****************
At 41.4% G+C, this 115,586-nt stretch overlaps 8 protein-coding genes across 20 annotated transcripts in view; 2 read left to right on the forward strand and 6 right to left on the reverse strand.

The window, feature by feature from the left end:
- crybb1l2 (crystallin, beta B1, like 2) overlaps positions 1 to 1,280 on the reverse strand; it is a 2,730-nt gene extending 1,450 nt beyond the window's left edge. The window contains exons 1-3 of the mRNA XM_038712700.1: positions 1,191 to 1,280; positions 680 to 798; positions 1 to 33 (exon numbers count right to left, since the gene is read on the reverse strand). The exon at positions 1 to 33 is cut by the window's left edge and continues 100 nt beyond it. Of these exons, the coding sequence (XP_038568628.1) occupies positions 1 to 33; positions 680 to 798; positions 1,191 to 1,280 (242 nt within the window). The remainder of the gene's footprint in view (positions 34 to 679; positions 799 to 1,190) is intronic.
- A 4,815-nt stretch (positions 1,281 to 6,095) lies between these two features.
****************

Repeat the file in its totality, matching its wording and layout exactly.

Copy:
At 41.4% G+C, this 115,586-nt stretch overlaps 8 protein-coding genes across 20 annotated transcripts in view; 2 read left to right on the forward strand and 6 right to left on the reverse strand.

The window, feature by feature from the left end:
- crybb1l2 (crystallin, beta B1, like 2) overlaps positions 1 to 1,280 on the reverse strand; it is a 2,730-nt gene extending 1,450 nt beyond the window's left edge. The window contains exons 1-3 of the mRNA XM_038712700.1: positions 1,191 to 1,280; positions 680 to 798; positions 1 to 33 (exon numbers count right to left, since the gene is read on the reverse strand). The exon at positions 1 to 33 is cut by the window's left edge and continues 100 nt beyond it. Of these exons, the coding sequence (XP_038568628.1) occupies positions 1 to 33; positions 680 to 798; positions 1,191 to 1,280 (242 nt within the window). The remainder of the gene's footprint in view (positions 34 to 679; positions 799 to 1,190) is intronic.
- A 4,815-nt stretch (positions 1,281 to 6,095) lies between these two features.